The return of market volatility has increased the interest in alternative asset classes. A quick rundown of Barron's You Make the Call publication shows private banks, brokers, and investment firms recommend a sizable allocation to alternatives:
The above snapshot is from 2017. You can see the average recommended allocation to alternatives by large money managers is ~17% (third bolded number in the last row).
The story goes something like, "Stock markets are overvalued and bond yields are rising. Alternative investments will help generate uncorrelated returns and reduce risk."
We are seeing more stories like this pop up: "Alternatives by the Numbers," which makes the case that advisors' interest in allocating to alternatives in client portfolios is rising.
The above graphic claims 67% of advisors say clients' "lack of understanding is a key impediment" to allocating to alternatives. We would argue the majority of advisors don't understand alternatives either.
It seems big money managers like alternatives, and advisors plan on adding or introducing them to investor portfolios. The next question is, what is an alternative investment?
According to our friends at Investopedia:
"An alternative investment is an asset that is not one of the conventional investment types, such as stocks, bonds and cash. Most alternative investment assets are held by institutional investors or accredited, high-net-worth individuals because of the complex natures and limited regulations of the investments. Alternative investments include private equity, hedge funds, managed futures, real estate, commodities and derivatives contracts."
A more simple definition of alternatives: If you can't explain it in 60 seconds or if it doesn't convert to cash (liquidity) within a few business days than it's likely an alternative.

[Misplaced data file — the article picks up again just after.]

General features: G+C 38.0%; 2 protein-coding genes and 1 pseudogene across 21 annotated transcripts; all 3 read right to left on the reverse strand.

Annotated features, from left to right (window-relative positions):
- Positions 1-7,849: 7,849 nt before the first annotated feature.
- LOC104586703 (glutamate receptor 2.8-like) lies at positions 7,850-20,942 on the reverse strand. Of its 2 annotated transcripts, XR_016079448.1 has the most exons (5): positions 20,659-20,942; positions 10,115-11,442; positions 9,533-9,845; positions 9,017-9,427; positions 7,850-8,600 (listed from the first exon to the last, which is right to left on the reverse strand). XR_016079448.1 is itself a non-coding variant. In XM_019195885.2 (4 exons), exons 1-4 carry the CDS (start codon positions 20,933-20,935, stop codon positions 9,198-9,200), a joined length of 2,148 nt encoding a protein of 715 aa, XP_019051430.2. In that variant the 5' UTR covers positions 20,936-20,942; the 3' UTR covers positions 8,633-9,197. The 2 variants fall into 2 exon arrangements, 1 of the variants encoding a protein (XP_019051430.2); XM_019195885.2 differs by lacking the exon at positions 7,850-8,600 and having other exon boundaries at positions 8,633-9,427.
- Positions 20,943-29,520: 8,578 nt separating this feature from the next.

In recent years, the Wall Street machine has packaged alternative-like strategies into mutual funds and exchange traded funds (ETFs). The opportunity to bring higher fee alternative investments to the masses was too good to pass up.
We decided to run a 10 year back-test of two portfolios* (June 2008 - April 2018). Portfolio #1 (below) includes two holdings, 60% S&P 500 (SPY) and 40% Barclays US Aggregate Bond Index (AGG):
Portfolio #2 (below) also holds the SPY and AGG exchange traded funds, but we added a mutual fund that tracks a hedge fund index (15% weight):
June 2008 - April 2018
From an initial investment amount of $100,000, Portfolio #1 was worth ~$25,000 more and had lower risk metrics as measured by standard deviation. In addition, Portfolio #2 has a bigger max drawdown (loss) than our simple portfolio of stocks and bonds. So much for alternatives reducing risk and softening the downside.
What about the recent period of volatility in February 2018 - April 2018?
February 2018 - April 2018
During the most recent period, Portfolio #1 outperformed, taking less risk, with a lower max drawdown.
If you're being pitched by your advisor to add alternative investments, or currently own them in your portfolio, ask your advisor a simple question: Do you own any alternatives yourself?
This may prompt an awkward pause or deflection.
Financial author Nassim Nicholas Taleb couldn't have said it better:
"People ask me my forecast for the economy when they should be asking me what I have in my portfolio. Don’t make pronouncements on what could happen in the future if you’re immune from the consequences. In French, they use the same word for wallet and portfolio."
For the record, we aren't attacking the Yale Endowment model that has access to the top hedge fund managers in the world. We are illustrating the pitfalls of investing 10% or more of your investable assets in obscure, expensive mutual funds that are unproven at best and a dumpster fire at worst.
For argument's sake, let's say alternative mutual funds do add value. Can you or your advisor choose the winning funds ahead of time? History says you can't and those that try are almost guaranteed to fail.
Remember, simple beats complex. For the first time in the past 9 years, due to increased interest rates, cash and short-term bonds offer a viable option to hedge risk.
For additional reading on the costly world of alternatives, check out:
*The portfolios shown herein are for illustrative purposes only